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Wild snow leopards caught on camera at Mt. Qomolangma

By Source:Xinhua 2016年04月01日 15:45

LHASA, March 30 (Xinhua) -- A large number of endangered snow leopards were caught on camera on the north face of Mt. Qomolangma, researchers said Wednesday.

A total of 17,304 photos were taken by 64 infrared cameras placed in Gyirong County of southwest China's Tibet Autonomous Region, said Lhapa Tsering, an official with the Administration Bureau of the Qomolangma reserve.

Among the photos, 606 contained snow leopards and the rest captured movements of lynxes, red foxes, bharal blue sheep, golden eagles and other endangered animals.

The Mt. Qomolangma Snow Leopard Conservation Center and the Wildlife Institute of Beijing Forestry University surveyed the population density of wild snow leopards in Dingri and Gyirong counties on the north face of the mountain from October to November of 2015.

In January, researchers found clear images of snow leopards from seven infrared cameras they had placed in Dingri County at an altitude of 4,000 meters.

Gao Yufang, executive director of the Mt. Qomolangma Snow Leopard Conservation Center, said the population of snow leopards in the area still cannot be determined, but researchers will come up with more specific protection plans for the animals after collecting more information on their population, prey and habitat.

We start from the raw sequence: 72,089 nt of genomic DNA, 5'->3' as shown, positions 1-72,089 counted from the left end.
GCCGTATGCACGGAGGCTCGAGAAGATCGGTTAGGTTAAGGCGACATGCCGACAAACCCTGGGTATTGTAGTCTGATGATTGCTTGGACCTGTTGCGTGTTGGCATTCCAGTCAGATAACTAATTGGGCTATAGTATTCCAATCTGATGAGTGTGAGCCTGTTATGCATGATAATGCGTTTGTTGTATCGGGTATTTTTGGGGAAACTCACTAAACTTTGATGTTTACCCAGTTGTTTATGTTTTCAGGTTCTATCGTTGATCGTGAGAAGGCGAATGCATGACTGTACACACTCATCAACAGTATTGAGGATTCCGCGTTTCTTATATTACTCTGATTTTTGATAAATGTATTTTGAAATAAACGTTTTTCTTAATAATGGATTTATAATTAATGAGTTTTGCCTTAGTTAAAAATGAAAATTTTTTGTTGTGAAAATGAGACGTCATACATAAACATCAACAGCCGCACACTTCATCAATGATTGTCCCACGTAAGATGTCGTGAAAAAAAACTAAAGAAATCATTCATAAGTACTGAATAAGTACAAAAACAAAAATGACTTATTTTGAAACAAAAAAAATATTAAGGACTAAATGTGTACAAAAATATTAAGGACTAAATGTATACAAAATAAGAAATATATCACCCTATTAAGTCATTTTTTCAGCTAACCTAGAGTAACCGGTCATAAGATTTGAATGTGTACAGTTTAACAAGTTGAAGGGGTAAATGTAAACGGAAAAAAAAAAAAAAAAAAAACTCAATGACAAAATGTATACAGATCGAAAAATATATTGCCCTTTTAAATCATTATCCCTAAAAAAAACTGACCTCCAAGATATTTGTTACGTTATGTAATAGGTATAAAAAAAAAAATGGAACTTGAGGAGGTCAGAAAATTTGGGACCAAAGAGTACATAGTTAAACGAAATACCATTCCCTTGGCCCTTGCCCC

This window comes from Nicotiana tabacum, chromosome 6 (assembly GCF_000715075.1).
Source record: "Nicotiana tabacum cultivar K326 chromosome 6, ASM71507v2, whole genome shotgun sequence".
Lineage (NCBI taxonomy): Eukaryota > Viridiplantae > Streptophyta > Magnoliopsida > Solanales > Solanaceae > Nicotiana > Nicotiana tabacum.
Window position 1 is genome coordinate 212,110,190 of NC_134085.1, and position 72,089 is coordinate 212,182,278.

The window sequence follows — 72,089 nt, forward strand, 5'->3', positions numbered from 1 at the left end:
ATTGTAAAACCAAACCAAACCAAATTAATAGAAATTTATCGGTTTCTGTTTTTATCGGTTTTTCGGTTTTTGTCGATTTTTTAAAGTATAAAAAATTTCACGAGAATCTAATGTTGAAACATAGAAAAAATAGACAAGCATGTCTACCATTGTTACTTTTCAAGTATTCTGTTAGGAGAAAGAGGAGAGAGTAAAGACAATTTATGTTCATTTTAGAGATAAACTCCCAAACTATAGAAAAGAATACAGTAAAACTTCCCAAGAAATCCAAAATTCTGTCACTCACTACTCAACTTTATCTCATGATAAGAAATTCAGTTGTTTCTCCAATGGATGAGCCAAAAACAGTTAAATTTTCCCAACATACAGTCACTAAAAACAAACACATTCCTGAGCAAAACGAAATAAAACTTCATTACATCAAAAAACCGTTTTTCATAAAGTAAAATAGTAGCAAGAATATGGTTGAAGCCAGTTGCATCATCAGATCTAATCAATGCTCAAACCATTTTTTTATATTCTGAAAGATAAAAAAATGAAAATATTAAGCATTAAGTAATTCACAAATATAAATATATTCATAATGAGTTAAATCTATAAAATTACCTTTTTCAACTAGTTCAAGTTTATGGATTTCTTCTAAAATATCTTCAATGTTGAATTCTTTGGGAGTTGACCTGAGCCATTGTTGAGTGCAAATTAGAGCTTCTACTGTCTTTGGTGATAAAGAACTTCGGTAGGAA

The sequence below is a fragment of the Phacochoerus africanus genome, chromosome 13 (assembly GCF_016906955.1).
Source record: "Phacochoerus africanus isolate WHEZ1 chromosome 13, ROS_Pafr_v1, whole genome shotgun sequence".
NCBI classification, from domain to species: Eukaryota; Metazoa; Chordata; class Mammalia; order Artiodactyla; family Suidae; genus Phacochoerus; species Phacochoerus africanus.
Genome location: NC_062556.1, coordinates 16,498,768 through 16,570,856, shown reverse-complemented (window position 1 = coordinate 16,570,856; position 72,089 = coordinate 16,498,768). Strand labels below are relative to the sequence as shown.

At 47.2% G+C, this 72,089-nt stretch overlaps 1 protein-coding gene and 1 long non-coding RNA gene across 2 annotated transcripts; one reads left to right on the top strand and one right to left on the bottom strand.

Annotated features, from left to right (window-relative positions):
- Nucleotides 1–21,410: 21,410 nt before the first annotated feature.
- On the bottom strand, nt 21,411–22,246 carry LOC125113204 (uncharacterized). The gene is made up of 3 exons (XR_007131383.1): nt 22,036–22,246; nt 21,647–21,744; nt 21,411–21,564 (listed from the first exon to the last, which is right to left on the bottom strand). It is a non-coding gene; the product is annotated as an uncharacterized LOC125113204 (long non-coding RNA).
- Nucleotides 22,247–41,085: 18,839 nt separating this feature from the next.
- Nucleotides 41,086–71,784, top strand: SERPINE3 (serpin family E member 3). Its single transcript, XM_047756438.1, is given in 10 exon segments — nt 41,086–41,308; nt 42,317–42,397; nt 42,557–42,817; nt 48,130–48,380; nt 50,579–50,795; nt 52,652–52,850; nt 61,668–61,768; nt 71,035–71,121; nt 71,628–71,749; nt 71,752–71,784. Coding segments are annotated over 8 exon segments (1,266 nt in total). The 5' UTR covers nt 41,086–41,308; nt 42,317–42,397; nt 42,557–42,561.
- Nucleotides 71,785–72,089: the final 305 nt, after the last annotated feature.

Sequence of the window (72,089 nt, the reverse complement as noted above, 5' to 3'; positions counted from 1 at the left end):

Snow leopards, one of China's Class A protected animals, are usually found in the Himalayas in central and south Asia at altitudes between 3,000 and 5,500 meters.

The animal has rarely been seen in the wild over the last century due to loss of habitat and poaching. An estimated less than 10,000 snow leopards live in the wild worldwide, with about 2,500 to 3,500 in China.

The 34,000-square-km Qomolangma National Reserve was set up in 1988 at an average altitude of 4,200 meters. It is the world's highest nature reserve.

Snow leopards were also spotted in the autonomous region's Qiangtang plateau and Qamdo.

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